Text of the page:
Maine Landscape, Autumn No. 13 (recto); Untitled (verso)

Marsden Hartley

1877 - 1943

Maine Landscape, Autumn No. 13 (recto); Untitled (verso)


Oil on board
11 3/4 x 13 1/2 in. (29.8 x 34.3 cm)
Framed: 12 3/4 x 14 9/16 x 1 in. (32.4 x 37 x 2.5 cm)

Hartley’s Maine Landscape, Autumn, No. 13 very likely belongs to a group of fifteen paintings titled Songs of Autumn the artist included in his first solo exhibition at Stieglitz’s 291 gallery in 1909. Like the other works in this series, Maine Landscape is painted using warm fall colors and short, stitch-like brush strokes in a Post-Impressionist style influenced by Italian painter Giovanni Segantini. Mountains were a major theme in Hartley’s art, symbolizing power and potential destructiveness. He could also identify with their “profound loneliness.”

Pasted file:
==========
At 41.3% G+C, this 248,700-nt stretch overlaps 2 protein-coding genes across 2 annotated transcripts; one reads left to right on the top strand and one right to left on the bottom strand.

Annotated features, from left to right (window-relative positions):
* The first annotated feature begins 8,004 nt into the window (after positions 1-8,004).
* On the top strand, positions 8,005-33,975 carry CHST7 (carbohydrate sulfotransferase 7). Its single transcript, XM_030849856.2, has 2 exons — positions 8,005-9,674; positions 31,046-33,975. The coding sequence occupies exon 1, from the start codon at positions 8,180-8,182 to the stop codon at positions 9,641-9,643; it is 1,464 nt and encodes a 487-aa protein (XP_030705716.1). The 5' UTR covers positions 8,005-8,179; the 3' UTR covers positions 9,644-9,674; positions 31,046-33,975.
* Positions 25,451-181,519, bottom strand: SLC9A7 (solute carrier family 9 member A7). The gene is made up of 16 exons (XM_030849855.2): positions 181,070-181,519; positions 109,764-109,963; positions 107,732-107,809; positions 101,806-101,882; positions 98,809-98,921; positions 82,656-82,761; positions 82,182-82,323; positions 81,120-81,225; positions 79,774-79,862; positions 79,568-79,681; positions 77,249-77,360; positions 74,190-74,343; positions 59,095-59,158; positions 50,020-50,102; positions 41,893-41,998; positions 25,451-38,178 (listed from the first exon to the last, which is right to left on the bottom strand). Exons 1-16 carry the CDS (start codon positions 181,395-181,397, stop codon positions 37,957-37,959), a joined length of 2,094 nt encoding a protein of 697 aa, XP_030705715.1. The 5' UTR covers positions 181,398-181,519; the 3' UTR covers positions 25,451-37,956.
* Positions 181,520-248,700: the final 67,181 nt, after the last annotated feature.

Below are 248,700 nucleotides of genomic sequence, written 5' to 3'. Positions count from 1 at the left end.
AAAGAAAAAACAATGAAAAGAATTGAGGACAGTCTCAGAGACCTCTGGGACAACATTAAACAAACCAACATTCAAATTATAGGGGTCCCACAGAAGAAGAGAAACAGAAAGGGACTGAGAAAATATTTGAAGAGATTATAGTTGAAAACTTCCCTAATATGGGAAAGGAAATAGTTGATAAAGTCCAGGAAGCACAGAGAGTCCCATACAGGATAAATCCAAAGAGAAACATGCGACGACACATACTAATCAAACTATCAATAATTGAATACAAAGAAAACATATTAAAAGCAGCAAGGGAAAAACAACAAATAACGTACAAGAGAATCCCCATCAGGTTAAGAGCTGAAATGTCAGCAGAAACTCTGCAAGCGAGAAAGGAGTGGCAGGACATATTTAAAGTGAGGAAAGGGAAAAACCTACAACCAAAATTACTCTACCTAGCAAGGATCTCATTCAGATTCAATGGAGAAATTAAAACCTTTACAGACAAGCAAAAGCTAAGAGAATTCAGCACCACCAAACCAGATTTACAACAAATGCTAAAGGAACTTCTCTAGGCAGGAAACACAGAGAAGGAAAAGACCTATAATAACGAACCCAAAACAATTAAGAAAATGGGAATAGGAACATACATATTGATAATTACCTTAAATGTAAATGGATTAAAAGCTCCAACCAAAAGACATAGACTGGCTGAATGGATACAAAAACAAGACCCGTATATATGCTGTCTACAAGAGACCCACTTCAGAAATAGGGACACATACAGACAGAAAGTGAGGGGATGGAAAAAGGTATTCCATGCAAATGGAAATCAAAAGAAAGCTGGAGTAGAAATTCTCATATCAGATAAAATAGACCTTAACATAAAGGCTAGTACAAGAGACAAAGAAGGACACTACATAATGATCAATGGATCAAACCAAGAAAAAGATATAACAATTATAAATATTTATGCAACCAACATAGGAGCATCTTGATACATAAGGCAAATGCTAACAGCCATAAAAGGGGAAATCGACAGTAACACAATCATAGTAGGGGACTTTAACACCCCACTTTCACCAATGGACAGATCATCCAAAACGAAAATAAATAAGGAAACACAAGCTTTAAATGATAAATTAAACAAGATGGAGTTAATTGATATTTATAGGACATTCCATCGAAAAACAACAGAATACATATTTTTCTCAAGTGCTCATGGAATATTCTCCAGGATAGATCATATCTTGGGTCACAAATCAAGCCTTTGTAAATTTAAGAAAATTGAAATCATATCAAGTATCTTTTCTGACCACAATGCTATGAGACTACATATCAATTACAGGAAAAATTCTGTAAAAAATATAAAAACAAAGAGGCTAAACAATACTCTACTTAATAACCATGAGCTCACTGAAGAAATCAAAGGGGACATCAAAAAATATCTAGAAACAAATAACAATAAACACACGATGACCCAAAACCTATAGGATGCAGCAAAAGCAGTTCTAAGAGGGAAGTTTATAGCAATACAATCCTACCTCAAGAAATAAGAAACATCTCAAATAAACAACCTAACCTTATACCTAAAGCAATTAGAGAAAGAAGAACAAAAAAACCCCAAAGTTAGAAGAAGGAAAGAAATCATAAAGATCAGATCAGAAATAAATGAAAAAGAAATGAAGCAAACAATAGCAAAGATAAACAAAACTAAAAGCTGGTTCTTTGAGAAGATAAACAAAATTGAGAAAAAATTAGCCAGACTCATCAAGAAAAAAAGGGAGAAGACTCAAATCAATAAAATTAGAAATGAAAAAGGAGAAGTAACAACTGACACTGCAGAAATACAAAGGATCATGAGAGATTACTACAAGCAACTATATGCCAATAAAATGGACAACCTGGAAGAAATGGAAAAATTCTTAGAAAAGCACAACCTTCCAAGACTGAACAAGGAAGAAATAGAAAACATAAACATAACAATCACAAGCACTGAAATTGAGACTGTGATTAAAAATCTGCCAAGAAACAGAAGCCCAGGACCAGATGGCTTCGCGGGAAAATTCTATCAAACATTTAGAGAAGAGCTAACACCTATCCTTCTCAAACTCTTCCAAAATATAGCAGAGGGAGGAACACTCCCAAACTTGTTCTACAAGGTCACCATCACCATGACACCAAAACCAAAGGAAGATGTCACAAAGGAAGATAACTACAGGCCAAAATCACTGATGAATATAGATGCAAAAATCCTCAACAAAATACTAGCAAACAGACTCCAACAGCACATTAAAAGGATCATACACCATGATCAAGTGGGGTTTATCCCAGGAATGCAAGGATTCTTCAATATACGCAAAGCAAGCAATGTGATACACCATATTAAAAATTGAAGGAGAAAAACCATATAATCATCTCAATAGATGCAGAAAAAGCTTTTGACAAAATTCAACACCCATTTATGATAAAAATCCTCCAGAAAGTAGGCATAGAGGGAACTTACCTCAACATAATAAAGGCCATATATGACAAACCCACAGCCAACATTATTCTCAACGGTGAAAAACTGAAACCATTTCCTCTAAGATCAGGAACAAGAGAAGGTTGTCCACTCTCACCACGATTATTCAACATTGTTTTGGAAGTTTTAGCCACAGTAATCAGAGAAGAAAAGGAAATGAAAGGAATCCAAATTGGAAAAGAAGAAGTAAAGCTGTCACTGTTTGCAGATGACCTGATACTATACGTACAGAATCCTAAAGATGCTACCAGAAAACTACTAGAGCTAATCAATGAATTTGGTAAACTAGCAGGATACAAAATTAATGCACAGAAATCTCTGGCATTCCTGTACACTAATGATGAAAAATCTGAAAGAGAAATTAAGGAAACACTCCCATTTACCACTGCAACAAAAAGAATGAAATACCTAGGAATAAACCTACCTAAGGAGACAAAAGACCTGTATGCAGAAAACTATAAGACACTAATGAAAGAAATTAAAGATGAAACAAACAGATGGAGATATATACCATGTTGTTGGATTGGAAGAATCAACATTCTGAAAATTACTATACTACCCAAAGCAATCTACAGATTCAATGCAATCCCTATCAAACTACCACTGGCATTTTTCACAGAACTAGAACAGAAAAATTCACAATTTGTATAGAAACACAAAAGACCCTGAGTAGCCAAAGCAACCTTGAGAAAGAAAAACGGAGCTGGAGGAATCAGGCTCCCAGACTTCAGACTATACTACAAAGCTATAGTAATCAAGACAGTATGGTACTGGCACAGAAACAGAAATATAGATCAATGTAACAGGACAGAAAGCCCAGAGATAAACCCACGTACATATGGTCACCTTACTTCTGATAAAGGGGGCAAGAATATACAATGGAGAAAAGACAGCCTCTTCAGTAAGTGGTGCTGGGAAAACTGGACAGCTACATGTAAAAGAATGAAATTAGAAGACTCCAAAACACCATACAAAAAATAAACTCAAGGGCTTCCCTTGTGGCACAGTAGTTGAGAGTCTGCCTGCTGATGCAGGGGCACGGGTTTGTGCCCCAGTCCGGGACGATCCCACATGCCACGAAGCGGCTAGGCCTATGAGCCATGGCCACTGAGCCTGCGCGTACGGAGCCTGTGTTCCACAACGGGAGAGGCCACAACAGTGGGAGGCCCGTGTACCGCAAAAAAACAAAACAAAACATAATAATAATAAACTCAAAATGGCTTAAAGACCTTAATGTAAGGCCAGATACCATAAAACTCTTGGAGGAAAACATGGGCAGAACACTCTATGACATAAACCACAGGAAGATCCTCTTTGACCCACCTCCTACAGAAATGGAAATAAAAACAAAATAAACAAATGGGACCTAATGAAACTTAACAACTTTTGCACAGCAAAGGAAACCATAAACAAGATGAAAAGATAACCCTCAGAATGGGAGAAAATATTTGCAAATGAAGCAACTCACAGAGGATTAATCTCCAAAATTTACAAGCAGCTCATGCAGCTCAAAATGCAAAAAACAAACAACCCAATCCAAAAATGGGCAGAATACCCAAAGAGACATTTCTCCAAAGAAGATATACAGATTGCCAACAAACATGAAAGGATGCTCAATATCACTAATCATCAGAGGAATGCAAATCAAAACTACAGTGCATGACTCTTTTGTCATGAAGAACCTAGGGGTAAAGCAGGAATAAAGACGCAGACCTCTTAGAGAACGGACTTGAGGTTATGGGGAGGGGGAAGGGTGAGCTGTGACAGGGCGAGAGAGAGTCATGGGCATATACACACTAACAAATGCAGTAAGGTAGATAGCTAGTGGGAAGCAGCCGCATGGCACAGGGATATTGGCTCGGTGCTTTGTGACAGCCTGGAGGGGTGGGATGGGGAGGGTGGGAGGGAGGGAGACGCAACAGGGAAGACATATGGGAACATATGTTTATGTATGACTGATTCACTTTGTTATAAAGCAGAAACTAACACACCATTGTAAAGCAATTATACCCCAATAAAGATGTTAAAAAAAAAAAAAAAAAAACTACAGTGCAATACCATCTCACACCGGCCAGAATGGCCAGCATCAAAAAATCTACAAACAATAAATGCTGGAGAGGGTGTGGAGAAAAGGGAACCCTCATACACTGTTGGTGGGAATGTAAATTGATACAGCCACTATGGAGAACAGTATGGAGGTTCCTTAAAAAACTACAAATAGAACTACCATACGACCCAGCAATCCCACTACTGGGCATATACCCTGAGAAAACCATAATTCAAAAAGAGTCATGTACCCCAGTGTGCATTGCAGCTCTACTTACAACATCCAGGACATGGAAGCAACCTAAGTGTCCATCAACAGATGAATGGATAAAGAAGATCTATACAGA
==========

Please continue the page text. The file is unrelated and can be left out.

After visiting artist Albert Pinkham Ryder the same year, Hartley began his “dark landscapes,” which he painted “solely from memory and imagination... as close to Ryder as possible.” Hartley’s reference to Ryder is apparent in the mystical atmosphere of the untitled study on the back side of Maine Landscape, as well as in the subtle variations of dark color and Expressionist loose brushwork accentuating forms. These influences mark a major stylistic break from Hartley’s previous Post-Impressionist style, both of which the viewer can experience on one and the same artist board. Hartley probably painted on both sides of the paperboard because he had financial difficulties and needed to be resourceful with his art supplies: paperboard was cheaper than canvas and could be used without preparation, allowing for spontaneous painting directly on the support. The exhibition label attached directly to the landscape on the back side documents that Maine Landscape was exhibited at the Museum of Modern Art’s major Hartley exhibition in 1944. Hartley could probably only afford very basic framing without backing.